Balluff recently released a white paper with practical examples that identifies how machine builders and integrators can significantly impact their operations with the choice of controls architecture. The paper also provides guidance on determining the magnitude of impact you can expect, and offers recommendations on how to go-about making the change.

Request your copy here or visit www.balluff.us for more information.

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How Manufacturing Can Easily Invest in STEM Programs

I continuously hear from manufacturers, machine builders and integrators across our industry that they can’t find qualified people for the job openings they have.  Technicians or Engineers, Controls or Mechanical, all positions are in short supply and heavy demand.

“The Boston Consulting Group (BCG)’s “Made in America” research series estimates the shortage at 80,000 to 100,000 highly skilled manufacturing workers.” SHRM

In addition, according to the same study, the average age in 2013 of these workers was 56 years.  In conference presentations, I have seen segments like Steel or Metalworking show average ages up to 62.  And the demand for Science Technology Engineering & Math (STEM) jobs is only growing.

“Over the past 10 years, STEM jobs grew three times faster than non-STEM jobs, and they are projected to continue to grow by 17% through 2018, compared to 9.8% for all other occupations.” SME – Anna Maria Chávez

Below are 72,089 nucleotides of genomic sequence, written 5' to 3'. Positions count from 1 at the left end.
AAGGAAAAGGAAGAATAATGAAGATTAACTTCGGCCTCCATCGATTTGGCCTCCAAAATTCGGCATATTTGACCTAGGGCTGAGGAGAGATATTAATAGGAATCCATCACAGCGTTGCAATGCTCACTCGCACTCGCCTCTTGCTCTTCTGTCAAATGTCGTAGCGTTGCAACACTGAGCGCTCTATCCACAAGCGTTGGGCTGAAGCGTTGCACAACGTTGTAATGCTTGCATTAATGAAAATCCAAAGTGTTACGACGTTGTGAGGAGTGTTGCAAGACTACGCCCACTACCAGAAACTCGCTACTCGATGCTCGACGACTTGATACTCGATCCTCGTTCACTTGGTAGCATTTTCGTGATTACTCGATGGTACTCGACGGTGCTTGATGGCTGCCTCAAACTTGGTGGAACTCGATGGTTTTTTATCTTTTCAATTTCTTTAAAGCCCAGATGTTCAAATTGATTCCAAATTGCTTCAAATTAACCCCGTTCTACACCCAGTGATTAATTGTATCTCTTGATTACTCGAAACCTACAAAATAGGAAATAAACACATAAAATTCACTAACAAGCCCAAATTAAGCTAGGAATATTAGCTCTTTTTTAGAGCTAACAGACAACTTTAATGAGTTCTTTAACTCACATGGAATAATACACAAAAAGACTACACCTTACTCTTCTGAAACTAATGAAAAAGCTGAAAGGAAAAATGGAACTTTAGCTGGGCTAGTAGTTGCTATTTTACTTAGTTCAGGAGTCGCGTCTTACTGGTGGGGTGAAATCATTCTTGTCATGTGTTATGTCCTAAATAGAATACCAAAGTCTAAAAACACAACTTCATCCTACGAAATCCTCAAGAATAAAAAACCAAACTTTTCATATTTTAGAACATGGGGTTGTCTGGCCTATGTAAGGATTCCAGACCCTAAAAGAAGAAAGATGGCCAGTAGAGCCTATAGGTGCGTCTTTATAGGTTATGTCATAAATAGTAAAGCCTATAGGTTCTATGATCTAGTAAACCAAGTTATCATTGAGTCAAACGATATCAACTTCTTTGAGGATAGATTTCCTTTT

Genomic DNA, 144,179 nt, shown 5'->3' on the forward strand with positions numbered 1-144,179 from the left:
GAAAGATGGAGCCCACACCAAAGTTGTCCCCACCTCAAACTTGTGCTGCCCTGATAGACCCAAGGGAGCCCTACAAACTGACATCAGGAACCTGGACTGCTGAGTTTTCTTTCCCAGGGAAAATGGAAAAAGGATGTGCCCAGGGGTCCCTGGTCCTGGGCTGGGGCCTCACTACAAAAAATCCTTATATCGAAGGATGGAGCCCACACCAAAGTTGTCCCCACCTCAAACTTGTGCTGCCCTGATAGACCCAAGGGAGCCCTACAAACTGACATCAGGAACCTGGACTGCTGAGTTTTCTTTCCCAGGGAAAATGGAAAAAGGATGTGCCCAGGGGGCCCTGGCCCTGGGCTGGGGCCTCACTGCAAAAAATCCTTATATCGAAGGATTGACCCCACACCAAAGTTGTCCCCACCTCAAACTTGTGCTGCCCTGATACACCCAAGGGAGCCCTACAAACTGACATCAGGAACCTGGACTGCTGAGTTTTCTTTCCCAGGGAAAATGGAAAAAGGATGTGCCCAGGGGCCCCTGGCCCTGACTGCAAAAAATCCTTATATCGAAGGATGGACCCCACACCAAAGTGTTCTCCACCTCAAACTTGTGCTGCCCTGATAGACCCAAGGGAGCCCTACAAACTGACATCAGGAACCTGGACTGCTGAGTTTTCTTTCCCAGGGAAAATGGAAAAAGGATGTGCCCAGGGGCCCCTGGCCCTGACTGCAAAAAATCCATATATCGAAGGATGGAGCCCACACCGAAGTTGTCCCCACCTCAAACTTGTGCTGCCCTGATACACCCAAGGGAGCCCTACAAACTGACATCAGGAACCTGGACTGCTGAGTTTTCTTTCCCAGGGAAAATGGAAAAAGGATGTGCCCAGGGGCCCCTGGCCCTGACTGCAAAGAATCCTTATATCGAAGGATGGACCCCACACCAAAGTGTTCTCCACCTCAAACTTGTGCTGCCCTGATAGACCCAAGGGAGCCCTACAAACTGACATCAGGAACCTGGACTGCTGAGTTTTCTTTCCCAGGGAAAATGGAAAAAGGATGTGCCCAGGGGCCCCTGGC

CEO, Girl Scouts of the USA


“The United States has one of the lowest shares of college degrees awarded in science and technology.” McKinsey

This collection of data screams to me that we MUST work on encouraging our youth with an interest in manufacturing and automation.  Manufacturers have the opportunity to drive this interest even with small investments that can have a large impact.

Especially important is that we invest in programs for the K-12 level according to McKinsey as relatively few incoming freshmen choose these STEM subjects and less than half complete their degrees.

I am personally passionate about encouraging people of all ages into STEM careers and I love sharing my passion for automation.  We, at Balluff, are investing in technical labs, capstone projects and even middle school after school programs.

If you are interested in how you can get more involved in promoting STEM careers in your community, please reach out to me.

@WillAutomate on Twitter